paper trail

Dana Spiotta on her new novel; Mahogany L. Browne named Lincoln Center’s poet in residence

Dana Spiotta. Photo: Jessica Marx.

On Wednesday, July 6th, Dana Spiotta will talk about her new novel, Wayward, with George Saunders at the Center for Fiction. The event is free and will be held on Zoom.

At the New Yorker, Sam Lipsyte discusses his latest story for the magazine, which is about a man crafting an apology to co-workers. Lipsyte has long been drawn to workplaces in his fiction. As he explains, “Since so many readers know what it’s like to have a job, you can make more daring swerves and leaps with the details and emotional patterns and modes of speech.”

Mahogany L. Browne has been named Lincoln Center’s first poet in residence. The residency will run from July through September and include readings, performances, film screenings, and other events both in-person and virtual.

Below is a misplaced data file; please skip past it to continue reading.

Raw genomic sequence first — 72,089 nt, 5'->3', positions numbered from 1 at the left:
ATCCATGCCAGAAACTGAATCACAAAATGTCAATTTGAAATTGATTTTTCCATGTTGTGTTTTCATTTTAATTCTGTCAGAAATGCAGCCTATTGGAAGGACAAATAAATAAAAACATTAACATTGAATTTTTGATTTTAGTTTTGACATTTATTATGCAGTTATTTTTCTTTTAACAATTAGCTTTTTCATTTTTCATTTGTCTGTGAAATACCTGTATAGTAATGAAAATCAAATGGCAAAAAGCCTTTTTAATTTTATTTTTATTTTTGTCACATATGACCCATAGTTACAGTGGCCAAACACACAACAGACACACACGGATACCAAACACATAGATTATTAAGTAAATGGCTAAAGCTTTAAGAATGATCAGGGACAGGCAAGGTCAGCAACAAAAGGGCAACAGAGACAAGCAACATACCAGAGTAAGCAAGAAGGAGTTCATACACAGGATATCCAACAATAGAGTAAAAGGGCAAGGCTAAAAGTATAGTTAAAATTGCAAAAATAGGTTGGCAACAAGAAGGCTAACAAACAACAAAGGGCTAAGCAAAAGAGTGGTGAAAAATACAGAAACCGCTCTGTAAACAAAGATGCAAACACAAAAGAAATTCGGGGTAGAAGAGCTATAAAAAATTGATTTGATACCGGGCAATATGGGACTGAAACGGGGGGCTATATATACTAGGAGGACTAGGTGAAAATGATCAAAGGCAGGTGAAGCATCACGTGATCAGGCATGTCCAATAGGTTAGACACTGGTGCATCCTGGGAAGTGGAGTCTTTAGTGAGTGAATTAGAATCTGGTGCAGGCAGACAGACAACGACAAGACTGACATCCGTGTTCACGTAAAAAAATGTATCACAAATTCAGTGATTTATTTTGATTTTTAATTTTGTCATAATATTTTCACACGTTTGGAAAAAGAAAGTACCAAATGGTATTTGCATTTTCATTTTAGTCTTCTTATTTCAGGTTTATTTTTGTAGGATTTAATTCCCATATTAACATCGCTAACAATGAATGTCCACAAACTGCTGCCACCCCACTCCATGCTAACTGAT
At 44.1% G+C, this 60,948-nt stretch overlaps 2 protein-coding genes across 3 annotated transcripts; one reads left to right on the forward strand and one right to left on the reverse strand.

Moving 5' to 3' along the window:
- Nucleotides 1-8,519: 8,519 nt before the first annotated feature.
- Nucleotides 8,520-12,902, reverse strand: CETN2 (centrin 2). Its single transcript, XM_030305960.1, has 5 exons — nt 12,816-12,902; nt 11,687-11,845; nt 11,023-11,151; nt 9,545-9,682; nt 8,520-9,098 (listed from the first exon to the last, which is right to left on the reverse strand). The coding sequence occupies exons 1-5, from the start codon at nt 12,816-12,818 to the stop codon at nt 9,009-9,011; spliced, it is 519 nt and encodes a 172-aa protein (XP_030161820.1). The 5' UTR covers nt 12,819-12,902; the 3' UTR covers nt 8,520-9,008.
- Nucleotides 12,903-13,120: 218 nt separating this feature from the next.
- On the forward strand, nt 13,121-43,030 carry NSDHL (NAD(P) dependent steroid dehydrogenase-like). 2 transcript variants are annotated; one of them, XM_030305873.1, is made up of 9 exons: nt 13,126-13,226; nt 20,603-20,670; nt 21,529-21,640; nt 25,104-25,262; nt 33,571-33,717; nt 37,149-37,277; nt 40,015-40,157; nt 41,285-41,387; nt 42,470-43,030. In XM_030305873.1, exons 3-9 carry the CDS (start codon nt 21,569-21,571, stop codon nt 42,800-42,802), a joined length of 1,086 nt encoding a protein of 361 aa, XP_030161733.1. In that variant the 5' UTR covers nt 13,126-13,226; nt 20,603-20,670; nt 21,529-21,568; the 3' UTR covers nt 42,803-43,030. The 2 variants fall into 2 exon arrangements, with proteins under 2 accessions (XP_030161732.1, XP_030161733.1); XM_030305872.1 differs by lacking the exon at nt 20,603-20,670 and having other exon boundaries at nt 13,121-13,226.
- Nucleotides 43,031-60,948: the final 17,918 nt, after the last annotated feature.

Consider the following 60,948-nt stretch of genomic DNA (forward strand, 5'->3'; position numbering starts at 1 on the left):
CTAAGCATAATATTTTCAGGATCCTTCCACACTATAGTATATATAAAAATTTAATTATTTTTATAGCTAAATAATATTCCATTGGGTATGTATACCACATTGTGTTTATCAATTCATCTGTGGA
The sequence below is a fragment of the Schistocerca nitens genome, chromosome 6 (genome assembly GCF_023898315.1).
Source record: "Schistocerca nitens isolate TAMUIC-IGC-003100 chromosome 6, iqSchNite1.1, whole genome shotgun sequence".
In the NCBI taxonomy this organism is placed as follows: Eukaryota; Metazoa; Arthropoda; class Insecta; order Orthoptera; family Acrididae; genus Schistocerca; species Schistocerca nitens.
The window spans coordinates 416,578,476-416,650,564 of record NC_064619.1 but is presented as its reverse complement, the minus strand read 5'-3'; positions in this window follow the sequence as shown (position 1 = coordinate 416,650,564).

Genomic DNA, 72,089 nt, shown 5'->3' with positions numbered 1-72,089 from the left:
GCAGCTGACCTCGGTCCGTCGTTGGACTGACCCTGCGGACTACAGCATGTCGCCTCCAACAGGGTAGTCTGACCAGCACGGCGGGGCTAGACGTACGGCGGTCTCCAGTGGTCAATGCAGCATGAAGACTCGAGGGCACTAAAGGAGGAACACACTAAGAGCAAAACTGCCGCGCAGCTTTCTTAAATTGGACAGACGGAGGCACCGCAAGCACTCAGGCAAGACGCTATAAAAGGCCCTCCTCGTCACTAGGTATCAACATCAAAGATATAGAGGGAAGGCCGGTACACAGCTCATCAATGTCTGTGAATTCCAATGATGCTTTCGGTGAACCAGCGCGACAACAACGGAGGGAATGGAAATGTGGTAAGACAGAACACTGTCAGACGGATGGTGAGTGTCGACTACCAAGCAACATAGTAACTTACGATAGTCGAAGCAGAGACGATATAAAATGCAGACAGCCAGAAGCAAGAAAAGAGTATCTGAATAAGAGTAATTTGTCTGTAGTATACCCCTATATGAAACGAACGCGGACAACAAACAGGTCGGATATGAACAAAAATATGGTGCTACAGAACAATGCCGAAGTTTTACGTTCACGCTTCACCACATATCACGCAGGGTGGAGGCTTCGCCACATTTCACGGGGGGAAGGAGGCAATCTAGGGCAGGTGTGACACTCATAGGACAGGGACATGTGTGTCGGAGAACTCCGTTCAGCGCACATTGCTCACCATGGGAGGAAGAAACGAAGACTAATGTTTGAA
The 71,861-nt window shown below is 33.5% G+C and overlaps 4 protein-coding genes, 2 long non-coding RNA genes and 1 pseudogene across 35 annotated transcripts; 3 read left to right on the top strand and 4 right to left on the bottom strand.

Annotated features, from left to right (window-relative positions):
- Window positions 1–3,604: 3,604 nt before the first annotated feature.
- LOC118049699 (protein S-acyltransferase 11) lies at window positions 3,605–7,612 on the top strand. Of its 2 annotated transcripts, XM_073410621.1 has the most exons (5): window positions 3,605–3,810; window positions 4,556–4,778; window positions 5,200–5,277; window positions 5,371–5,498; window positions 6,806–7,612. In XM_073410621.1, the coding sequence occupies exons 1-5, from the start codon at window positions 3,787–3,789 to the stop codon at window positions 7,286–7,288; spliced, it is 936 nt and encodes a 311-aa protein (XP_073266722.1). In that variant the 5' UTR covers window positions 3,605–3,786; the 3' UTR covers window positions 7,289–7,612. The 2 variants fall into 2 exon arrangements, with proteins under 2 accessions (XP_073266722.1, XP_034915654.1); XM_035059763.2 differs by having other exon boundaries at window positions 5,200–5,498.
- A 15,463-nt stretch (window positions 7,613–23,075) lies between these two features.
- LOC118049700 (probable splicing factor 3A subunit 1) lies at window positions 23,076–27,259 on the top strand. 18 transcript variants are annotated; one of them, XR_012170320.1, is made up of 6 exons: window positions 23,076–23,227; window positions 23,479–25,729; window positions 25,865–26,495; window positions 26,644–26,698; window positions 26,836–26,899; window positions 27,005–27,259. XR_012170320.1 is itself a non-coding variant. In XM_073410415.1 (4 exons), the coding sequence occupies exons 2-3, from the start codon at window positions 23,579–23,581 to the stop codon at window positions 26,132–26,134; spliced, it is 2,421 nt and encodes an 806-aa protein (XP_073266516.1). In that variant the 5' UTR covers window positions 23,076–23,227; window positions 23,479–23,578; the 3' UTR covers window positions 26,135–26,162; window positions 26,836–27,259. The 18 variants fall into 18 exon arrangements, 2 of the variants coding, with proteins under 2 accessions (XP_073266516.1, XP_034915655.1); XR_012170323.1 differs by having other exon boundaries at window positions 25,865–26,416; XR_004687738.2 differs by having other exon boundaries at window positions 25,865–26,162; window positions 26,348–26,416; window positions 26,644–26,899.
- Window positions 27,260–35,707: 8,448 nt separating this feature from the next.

At Vox, Carlos Aguilar looks at the lack of diversity in arts criticism: “Being a critic means having power—power to spearhead the chatter around a certain piece of art, its significance, and the prospects of its creator. So it’s crucial that the critical community reflects everyone who is part of the society consuming the work that is up for discussion.”

The Media Voices podcast examines how Defector has managed to get nearly 40,000 paying subscribers just nine months after it launched. The media company is employee-owned and funded almost exclusively by subscriptions.

Vanity Fair has an epic story on Gavin McInnes, a partner in the early years of the VICE magazine empire who went on to found the Proud Boys. Written by former VICE editor Adam Leith Gollner, the profile tracks how McInnes’s deep-seated desire to incite and offend was expressed through punk and VICE’s provocations before McInnes openly embraced “Western chauvinism” and Donald Trump. Gollner observes how the falling out between VICE media and McInnes was almost Shakespearean, as his former friends and partners went on to find success and power as McInnes’s politics became more radicalized. But, Gollner writes, it is not so easy to separate the two sides of McInnes’s story: “Shakespearean or not, McInnes started both Vice magazine and the Proud Boys, and one metastasized out of the other.”